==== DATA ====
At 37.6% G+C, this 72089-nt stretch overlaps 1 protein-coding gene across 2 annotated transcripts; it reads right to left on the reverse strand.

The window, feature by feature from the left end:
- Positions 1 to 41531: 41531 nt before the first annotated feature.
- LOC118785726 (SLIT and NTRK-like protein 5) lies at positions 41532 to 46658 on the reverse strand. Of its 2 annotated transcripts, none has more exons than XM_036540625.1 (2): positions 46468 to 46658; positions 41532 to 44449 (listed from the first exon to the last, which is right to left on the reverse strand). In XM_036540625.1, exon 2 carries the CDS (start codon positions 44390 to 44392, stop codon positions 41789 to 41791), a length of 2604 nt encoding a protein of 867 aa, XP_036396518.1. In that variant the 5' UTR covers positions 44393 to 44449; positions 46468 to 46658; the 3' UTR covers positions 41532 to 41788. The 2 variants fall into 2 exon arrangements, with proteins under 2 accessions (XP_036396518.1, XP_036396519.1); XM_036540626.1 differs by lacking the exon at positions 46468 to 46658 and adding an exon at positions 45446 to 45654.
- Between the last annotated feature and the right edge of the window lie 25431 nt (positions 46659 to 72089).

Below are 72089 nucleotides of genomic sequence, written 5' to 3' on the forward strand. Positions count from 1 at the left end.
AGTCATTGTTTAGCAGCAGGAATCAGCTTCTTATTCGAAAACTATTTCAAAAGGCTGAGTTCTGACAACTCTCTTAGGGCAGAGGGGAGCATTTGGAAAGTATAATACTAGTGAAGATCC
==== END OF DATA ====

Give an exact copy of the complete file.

At 37.6% G+C, this 72089-nt stretch overlaps 1 protein-coding gene across 2 annotated transcripts; it reads right to left on the reverse strand.

The window, feature by feature from the left end:
- Positions 1 to 41531: 41531 nt before the first annotated feature.
- LOC118785726 (SLIT and NTRK-like protein 5) lies at positions 41532 to 46658 on the reverse strand. Of its 2 annotated transcripts, none has more exons than XM_036540625.1 (2): positions 46468 to 46658; positions 41532 to 44449 (listed from the first exon to the last, which is right to left on the reverse strand). In XM_036540625.1, exon 2 carries the CDS (start codon positions 44390 to 44392, stop codon positions 41789 to 41791), a length of 2604 nt encoding a protein of 867 aa, XP_036396518.1. In that variant the 5' UTR covers positions 44393 to 44449; positions 46468 to 46658; the 3' UTR covers positions 41532 to 41788. The 2 variants fall into 2 exon arrangements, with proteins under 2 accessions (XP_036396518.1, XP_036396519.1); XM_036540626.1 differs by lacking the exon at positions 46468 to 46658 and adding an exon at positions 45446 to 45654.
- Between the last annotated feature and the right edge of the window lie 25431 nt (positions 46659 to 72089).

Below are 72089 nucleotides of genomic sequence, written 5' to 3' on the forward strand. Positions count from 1 at the left end.
AGTCATTGTTTAGCAGCAGGAATCAGCTTCTTATTCGAAAACTATTTCAAAAGGCTGAGTTCTGACAACTCTCTTAGGGCAGAGGGGAGCATTTGGAAAGTATAATACTAGTGAAGATCC